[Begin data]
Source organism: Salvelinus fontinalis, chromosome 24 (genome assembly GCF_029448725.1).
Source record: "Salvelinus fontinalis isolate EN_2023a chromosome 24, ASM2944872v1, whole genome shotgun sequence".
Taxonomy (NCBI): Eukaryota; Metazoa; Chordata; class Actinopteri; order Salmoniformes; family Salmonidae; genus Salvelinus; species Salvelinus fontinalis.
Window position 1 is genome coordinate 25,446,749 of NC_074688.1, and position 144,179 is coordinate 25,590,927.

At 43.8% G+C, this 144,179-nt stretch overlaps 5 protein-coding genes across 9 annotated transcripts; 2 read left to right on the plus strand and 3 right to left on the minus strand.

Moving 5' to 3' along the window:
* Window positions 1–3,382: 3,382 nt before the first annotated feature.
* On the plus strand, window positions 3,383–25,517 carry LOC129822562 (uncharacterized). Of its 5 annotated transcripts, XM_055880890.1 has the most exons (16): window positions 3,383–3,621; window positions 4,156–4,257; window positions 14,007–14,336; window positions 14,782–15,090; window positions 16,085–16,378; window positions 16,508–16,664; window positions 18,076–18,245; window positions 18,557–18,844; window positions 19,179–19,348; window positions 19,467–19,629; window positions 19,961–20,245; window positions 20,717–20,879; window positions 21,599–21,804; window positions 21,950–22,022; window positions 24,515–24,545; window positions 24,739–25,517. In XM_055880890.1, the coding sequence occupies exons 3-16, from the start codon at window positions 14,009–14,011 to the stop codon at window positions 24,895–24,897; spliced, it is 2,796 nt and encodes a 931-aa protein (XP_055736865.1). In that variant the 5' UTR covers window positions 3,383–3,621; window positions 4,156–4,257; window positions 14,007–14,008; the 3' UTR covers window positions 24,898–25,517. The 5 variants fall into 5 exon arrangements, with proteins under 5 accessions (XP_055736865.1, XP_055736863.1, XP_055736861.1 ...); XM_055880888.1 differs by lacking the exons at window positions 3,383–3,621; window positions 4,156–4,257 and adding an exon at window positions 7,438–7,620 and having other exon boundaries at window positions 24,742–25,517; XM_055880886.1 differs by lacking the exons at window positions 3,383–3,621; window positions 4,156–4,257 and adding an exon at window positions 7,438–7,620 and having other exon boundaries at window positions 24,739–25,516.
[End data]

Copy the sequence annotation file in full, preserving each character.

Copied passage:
Source organism: Salvelinus fontinalis, chromosome 24 (genome assembly GCF_029448725.1).
Source record: "Salvelinus fontinalis isolate EN_2023a chromosome 24, ASM2944872v1, whole genome shotgun sequence".
Taxonomy (NCBI): Eukaryota; Metazoa; Chordata; class Actinopteri; order Salmoniformes; family Salmonidae; genus Salvelinus; species Salvelinus fontinalis.
Window position 1 is genome coordinate 25,446,749 of NC_074688.1, and position 144,179 is coordinate 25,590,927.

At 43.8% G+C, this 144,179-nt stretch overlaps 5 protein-coding genes across 9 annotated transcripts; 2 read left to right on the plus strand and 3 right to left on the minus strand.

Moving 5' to 3' along the window:
* Window positions 1–3,382: 3,382 nt before the first annotated feature.
* On the plus strand, window positions 3,383–25,517 carry LOC129822562 (uncharacterized). Of its 5 annotated transcripts, XM_055880890.1 has the most exons (16): window positions 3,383–3,621; window positions 4,156–4,257; window positions 14,007–14,336; window positions 14,782–15,090; window positions 16,085–16,378; window positions 16,508–16,664; window positions 18,076–18,245; window positions 18,557–18,844; window positions 19,179–19,348; window positions 19,467–19,629; window positions 19,961–20,245; window positions 20,717–20,879; window positions 21,599–21,804; window positions 21,950–22,022; window positions 24,515–24,545; window positions 24,739–25,517. In XM_055880890.1, the coding sequence occupies exons 3-16, from the start codon at window positions 14,009–14,011 to the stop codon at window positions 24,895–24,897; spliced, it is 2,796 nt and encodes a 931-aa protein (XP_055736865.1). In that variant the 5' UTR covers window positions 3,383–3,621; window positions 4,156–4,257; window positions 14,007–14,008; the 3' UTR covers window positions 24,898–25,517. The 5 variants fall into 5 exon arrangements, with proteins under 5 accessions (XP_055736865.1, XP_055736863.1, XP_055736861.1 ...); XM_055880888.1 differs by lacking the exons at window positions 3,383–3,621; window positions 4,156–4,257 and adding an exon at window positions 7,438–7,620 and having other exon boundaries at window positions 24,742–25,517; XM_055880886.1 differs by lacking the exons at window positions 3,383–3,621; window positions 4,156–4,257 and adding an exon at window positions 7,438–7,620 and having other exon boundaries at window positions 24,739–25,516.